How to Charge an AC in a 2000 Chevy Malibuby Lee SallingsUpdated November 07, 2017
Items you will need
R-134A gauge set
Charging the air-conditioning system in your 2000 Chevy Malibu can be an easy way to save on repair costs. The system in your Malibu is designed to run with E-134A refrigerant. Servicing this type of system requires a set of A/C gauges that are equipped with the quick disconnect fittings for use in R-134A systems. The cost of these gauges are well worth it, because the same gauges can be used on all R-134A automotive air-conditioning systems.
Attach the blue and red hoses from the gauge set to the service ports in the engine compartment. The blue hose goes to the low-pressure port located in the front of the engine compartment near the top of the radiator. The red hose attaches to the high-pressure fitting located under the air filter housing on the driver side of the engine compartment.
Start the engine and set the air conditioner controls to high fan speed and maximum air conditioning. Allow the engine to run for a few minutes with the doors closed and windows up to stabilize the pressures.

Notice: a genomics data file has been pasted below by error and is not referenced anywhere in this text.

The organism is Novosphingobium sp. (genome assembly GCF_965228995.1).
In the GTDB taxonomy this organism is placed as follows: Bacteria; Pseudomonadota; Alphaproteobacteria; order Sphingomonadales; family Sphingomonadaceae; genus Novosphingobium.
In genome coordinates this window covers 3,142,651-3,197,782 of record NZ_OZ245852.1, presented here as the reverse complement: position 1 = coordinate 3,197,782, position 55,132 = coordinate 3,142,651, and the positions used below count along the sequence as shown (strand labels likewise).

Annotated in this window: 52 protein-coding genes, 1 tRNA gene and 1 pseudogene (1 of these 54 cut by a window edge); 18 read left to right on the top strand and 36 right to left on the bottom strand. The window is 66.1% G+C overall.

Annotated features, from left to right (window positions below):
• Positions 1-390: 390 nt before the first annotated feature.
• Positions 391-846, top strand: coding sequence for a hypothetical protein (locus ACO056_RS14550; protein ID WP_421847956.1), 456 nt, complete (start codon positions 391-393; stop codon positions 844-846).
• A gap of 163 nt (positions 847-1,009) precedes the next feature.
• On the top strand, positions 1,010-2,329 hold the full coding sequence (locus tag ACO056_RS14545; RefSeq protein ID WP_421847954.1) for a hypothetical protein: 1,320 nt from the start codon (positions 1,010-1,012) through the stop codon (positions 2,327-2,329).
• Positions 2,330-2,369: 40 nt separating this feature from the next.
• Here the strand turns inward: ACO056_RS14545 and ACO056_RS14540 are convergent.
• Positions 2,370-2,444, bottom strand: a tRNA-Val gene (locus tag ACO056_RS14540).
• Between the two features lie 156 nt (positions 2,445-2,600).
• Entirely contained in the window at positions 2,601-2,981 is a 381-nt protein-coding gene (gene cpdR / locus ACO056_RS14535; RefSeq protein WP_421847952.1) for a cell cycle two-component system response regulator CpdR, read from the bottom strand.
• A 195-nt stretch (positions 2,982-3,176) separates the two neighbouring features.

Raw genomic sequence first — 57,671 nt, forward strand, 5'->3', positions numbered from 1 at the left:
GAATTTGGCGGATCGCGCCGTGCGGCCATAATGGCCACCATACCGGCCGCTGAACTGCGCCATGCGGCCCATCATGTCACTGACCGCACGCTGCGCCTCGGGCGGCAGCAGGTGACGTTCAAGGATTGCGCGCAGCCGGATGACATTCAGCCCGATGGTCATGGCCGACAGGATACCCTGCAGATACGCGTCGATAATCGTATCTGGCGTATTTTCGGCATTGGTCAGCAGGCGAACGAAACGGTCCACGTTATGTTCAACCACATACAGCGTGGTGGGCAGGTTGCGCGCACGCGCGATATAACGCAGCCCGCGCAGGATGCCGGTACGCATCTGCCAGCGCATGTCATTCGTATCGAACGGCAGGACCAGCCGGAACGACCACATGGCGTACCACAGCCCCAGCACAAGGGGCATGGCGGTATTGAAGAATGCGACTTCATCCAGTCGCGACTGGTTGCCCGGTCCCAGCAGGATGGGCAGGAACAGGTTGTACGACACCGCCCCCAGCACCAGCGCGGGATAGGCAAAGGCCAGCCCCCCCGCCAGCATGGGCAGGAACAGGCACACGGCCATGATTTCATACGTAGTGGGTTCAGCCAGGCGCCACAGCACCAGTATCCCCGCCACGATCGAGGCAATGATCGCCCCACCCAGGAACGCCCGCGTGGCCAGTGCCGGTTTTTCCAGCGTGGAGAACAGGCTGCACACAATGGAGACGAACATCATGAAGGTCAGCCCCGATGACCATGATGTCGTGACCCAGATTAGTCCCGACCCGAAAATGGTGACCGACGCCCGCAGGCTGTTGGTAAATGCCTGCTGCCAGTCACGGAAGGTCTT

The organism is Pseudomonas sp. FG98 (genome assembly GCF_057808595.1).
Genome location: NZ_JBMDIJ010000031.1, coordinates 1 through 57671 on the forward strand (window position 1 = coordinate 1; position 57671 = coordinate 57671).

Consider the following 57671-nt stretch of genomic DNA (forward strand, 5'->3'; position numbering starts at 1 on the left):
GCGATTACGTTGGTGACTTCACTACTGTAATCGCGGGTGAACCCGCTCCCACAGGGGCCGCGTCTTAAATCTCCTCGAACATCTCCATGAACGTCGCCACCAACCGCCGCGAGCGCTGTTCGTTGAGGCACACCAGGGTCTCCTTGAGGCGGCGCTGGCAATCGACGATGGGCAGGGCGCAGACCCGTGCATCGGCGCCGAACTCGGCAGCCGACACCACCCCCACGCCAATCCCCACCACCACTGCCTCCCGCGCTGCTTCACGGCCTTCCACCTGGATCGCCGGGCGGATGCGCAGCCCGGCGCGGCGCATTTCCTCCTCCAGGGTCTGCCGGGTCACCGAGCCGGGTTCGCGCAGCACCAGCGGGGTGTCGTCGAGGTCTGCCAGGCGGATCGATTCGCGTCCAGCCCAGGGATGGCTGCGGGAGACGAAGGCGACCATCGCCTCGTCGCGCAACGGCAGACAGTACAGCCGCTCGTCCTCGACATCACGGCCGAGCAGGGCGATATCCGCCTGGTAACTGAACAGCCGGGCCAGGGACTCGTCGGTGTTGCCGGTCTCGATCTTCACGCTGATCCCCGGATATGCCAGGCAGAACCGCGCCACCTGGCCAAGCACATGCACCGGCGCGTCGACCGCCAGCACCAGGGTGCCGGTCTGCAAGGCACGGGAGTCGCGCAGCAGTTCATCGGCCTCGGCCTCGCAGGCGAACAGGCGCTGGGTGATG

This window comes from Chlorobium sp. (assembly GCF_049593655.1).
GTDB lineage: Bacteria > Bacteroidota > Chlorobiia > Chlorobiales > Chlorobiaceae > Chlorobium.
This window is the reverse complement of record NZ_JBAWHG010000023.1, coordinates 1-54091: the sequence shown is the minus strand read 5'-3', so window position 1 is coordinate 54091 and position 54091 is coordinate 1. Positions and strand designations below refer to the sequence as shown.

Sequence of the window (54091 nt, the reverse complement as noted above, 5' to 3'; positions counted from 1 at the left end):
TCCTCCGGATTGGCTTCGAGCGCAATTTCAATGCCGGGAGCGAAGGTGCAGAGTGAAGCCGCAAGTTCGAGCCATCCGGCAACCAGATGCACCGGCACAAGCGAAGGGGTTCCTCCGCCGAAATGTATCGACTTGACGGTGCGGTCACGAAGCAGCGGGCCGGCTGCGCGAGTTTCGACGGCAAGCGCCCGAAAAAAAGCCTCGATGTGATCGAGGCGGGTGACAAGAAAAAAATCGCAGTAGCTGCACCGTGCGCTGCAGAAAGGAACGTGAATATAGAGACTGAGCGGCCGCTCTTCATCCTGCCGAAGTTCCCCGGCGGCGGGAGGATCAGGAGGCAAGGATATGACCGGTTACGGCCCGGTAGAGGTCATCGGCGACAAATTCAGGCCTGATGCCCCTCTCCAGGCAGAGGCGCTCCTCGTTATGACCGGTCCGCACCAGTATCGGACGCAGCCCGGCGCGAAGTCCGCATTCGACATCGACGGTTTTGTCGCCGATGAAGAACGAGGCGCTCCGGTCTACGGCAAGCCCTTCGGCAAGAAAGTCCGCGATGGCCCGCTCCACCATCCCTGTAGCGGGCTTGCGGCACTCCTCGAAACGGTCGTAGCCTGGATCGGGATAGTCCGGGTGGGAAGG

Attach a can of refrigerant to the can tap on the end of the yellow hose and turn the knob on the tap to open the can of refrigerant. With the engine running and the A/C on, open the blue valve on the gauge set. This will allow the refrigerant in the can to enter the system.
Close the blue valve and read the pressures when the can is empty and the pressures on the gauges stabilize again. Normal pressures are 35 to 45 psi on the low-pressure side and 300 to 400 psi on the high-pressure side. Add additional cans of refrigerant until the desired pressures are reached.
Wear safety glasses and work gloves when working around a running engine to prevent serious injuries.
It is illegal to vent any kind of refrigerant to the atmosphere. If the air-conditioning system in your car still contains refrigerant, have a qualified repair technician remove it prior to making repairs.
- “Chilton 1997-00 GM Malibu/Cutlass Repair Manual”; Peter J Rhein, ASE ; 2000
Lee Sallings is a freelance writer from Fort Worth, Texas. Specializing in website content and design for the automobile enthusiast, he also has many years of experience in the auto repair industry. He has written Web content for eHow, and designed the DIY-Auto-Repair.com website. He began his writing career developing and teaching automotive technical training programs.